This is a bad analogy, but perhaps the best possible. When my oldest daughter was six and I took away her bike for a week, she was crushed. There was absolutely nothing worse I could have done to her, and a week was tantamount to eternity. Of course, six-year-olds look at the world a little differently than do adults, and time moves in a much different manner. To her, my actions were cruel and beyond understanding. But she survived the week and I'd like to think she's a better adult today because of that and similar instances.

My point, of course, is that to even partially understand divine intent we have to look with eyes a little more open than those of a six-year-old. To constrain ourselves to human life - either in terms of value or especially time - is to focus too much on the week's loss of a bike.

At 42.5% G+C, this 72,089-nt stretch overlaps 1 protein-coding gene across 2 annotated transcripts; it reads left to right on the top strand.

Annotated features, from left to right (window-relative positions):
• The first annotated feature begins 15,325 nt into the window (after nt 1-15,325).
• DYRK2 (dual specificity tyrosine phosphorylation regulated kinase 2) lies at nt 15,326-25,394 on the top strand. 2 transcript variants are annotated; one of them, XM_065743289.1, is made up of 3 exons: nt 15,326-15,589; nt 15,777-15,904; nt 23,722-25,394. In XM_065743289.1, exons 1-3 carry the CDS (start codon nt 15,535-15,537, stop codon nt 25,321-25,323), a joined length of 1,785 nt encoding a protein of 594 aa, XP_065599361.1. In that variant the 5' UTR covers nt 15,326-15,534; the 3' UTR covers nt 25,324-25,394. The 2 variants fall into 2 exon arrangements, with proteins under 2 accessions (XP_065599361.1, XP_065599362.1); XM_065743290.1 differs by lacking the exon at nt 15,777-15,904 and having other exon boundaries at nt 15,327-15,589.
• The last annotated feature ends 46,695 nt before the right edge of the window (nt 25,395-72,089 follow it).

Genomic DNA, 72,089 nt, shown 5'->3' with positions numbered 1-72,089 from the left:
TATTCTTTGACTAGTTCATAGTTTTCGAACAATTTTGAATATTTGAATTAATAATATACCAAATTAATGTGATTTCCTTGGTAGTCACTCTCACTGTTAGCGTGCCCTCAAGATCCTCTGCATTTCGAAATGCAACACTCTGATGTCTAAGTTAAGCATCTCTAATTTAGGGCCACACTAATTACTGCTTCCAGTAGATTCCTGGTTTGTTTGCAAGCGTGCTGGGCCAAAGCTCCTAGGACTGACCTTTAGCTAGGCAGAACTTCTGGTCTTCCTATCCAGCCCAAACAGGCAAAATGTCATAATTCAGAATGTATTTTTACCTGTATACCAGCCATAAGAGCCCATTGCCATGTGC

serenity blaze
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31 posted 09-14-2000 02:22 PM       View Profile for serenity blaze   Email serenity blaze   Edit/Delete Message      Find Poems  View IP for serenity blaze

Okay....serenity enters, band-aid on head...

J.  one question:  I know I am new here, and I do appreciate ya'll putting up the head-banging (old habits die hard) BUT...aren't you supposed to explain WHY you think the three blind men were all wrong?  Otherwise, we would be having, what is known in my house as a Snot Stoo argument---say Is Not...Is too...a million times real fast over and over and you will see what I mean.
jbouder
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32 posted 09-14-2000 02:42 PM       View Profile for jbouder   Email jbouder   Edit/Delete Message      Find Poems  View IP for jbouder

Serenity: